But to the initiated, it is the work of large companies – such as our trusted FTSE100 retailers and large grocery stores – selling lists of names and numbers to call centres.
We call this ‘data liberation’: companies abusing the trust that their unsuspecting consumers put in them. Companies that should be protectors of the loyal consumers who spend their money week by week, year by year, in their stores, little knowing that the details they submit online or for store cards will end up being used by liberation firms or payment protection insurance claims companies.
Consider how many people in the UK own point cards - all that data goes somewhere. Partly it is used to target us at the tills. They have our emails, our home addresses and our mobile numbers. So why would a large company not feel it is okay to sell a list of several hundred thousand customers to a marketing company? If you have not ticked that little box – and sometimes if you have – consumers of condiments fall prey to pensions liberation cold-calling.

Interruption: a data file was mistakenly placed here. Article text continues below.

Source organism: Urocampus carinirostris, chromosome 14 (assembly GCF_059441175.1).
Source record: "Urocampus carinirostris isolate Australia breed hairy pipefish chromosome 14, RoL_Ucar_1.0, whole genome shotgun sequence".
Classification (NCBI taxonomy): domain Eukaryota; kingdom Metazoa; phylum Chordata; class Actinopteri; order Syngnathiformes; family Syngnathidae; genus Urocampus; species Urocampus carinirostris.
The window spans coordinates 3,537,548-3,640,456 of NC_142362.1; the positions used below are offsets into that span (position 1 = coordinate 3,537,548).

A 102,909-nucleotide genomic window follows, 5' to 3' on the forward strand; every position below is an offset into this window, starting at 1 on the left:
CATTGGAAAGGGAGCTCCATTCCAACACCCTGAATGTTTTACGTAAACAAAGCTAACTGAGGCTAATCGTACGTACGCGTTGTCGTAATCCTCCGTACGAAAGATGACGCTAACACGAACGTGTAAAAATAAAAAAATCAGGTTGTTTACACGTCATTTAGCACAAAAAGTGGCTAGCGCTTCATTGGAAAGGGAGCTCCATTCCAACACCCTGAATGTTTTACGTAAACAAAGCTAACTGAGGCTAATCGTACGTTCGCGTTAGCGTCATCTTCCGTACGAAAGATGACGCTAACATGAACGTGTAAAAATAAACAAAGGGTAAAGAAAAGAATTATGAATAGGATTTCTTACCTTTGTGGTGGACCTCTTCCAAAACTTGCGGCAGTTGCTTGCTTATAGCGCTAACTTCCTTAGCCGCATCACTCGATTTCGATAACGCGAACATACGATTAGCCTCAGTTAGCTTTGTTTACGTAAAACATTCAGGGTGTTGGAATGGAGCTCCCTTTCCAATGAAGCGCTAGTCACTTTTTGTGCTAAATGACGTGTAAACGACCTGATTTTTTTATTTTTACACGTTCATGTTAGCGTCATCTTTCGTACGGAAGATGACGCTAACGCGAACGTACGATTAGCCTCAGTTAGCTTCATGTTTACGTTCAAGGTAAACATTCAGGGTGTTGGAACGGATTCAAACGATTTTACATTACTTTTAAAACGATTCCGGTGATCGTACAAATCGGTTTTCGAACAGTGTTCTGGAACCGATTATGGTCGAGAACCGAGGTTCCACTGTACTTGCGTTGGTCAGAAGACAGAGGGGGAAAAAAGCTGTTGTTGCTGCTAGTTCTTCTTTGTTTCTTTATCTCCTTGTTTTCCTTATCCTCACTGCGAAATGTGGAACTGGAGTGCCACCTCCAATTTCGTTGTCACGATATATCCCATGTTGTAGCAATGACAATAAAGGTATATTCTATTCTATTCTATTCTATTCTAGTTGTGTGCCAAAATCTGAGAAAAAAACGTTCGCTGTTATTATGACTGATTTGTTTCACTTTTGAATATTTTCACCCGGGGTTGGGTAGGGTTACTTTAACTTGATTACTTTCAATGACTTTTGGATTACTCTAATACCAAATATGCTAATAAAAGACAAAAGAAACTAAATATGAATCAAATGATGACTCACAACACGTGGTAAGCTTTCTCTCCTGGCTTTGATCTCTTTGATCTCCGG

And mobile phone penetration in the UK is the highest it has ever been. At the close of 2012, according to Portio Research, penetration reached 130 per cent: there were 83m mobile subscribers. With many people having two or three mobiles, the opportunity is ripe for these claims companies to reach the general public.
It only takes an economic downturn, a tightening of the purse strings, a sense of being poorer, for a high proportion of these mobile phone users to fall to the temptation offered by these liberation companies.
Fifty-five per cent tax? That is still 45 per cent of their money left. Charges? 20 per cent, 30 per cent of the remainder? That is still roughly 25 per cent to 35 per cent left... And with that ‘freed up cash’, consumers can carry on doing what they have always done – go back to the supermarkets that sold their details in the first place – and buy goods.